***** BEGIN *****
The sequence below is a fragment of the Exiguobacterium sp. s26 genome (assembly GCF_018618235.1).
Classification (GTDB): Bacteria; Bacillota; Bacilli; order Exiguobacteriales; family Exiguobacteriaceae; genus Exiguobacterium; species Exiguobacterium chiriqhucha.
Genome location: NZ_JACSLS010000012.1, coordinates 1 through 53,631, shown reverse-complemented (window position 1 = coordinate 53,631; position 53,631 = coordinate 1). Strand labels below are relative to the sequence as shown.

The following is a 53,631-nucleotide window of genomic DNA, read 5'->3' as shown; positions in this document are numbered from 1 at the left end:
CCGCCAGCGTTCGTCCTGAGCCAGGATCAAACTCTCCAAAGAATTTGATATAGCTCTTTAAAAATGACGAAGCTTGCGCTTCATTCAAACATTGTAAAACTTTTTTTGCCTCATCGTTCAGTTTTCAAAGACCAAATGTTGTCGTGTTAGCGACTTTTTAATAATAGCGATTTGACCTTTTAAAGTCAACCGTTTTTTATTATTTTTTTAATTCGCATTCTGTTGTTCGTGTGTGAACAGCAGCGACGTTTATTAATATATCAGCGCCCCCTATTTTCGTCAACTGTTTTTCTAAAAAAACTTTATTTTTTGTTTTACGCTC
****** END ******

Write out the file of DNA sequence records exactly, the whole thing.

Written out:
The sequence below is a fragment of the Exiguobacterium sp. s26 genome (assembly GCF_018618235.1).
Classification (GTDB): Bacteria; Bacillota; Bacilli; order Exiguobacteriales; family Exiguobacteriaceae; genus Exiguobacterium; species Exiguobacterium chiriqhucha.
Genome location: NZ_JACSLS010000012.1, coordinates 1 through 53,631, shown reverse-complemented (window position 1 = coordinate 53,631; position 53,631 = coordinate 1). Strand labels below are relative to the sequence as shown.

The following is a 53,631-nucleotide window of genomic DNA, read 5'->3' as shown; positions in this document are numbered from 1 at the left end:
CCGCCAGCGTTCGTCCTGAGCCAGGATCAAACTCTCCAAAGAATTTGATATAGCTCTTTAAAAATGACGAAGCTTGCGCTTCATTCAAACATTGTAAAACTTTTTTTGCCTCATCGTTCAGTTTTCAAAGACCAAATGTTGTCGTGTTAGCGACTTTTTAATAATAGCGATTTGACCTTTTAAAGTCAACCGTTTTTTATTATTTTTTTAATTCGCATTCTGTTGTTCGTGTGTGAACAGCAGCGACGTTTATTAATATATCAGCGCCCCCTATTTTCGTCAACTGTTTTTCTAAAAAAACTTTATTTTTTGTTTTACGCTC